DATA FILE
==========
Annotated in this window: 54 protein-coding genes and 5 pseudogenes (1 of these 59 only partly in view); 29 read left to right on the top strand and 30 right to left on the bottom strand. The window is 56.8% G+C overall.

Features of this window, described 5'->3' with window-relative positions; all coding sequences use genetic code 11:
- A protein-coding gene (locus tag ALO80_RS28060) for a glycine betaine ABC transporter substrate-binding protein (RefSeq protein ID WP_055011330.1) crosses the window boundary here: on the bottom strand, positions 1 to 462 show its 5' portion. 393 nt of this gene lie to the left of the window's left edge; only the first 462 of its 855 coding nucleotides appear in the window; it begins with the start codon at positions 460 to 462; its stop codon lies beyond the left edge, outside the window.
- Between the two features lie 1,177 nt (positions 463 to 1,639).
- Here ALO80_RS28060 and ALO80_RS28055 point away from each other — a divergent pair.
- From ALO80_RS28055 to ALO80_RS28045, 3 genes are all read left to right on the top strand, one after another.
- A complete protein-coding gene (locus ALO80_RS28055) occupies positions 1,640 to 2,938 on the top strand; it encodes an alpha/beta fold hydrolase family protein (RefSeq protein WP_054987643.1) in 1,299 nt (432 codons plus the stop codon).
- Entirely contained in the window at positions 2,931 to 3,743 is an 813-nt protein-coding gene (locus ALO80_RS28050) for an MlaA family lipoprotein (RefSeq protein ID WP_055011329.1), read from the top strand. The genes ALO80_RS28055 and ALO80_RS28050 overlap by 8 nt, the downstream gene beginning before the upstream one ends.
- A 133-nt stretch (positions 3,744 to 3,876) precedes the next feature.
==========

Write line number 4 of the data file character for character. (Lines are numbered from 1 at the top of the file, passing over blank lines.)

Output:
- Between the two features lie 1,177 nt (positions 463 to 1,639).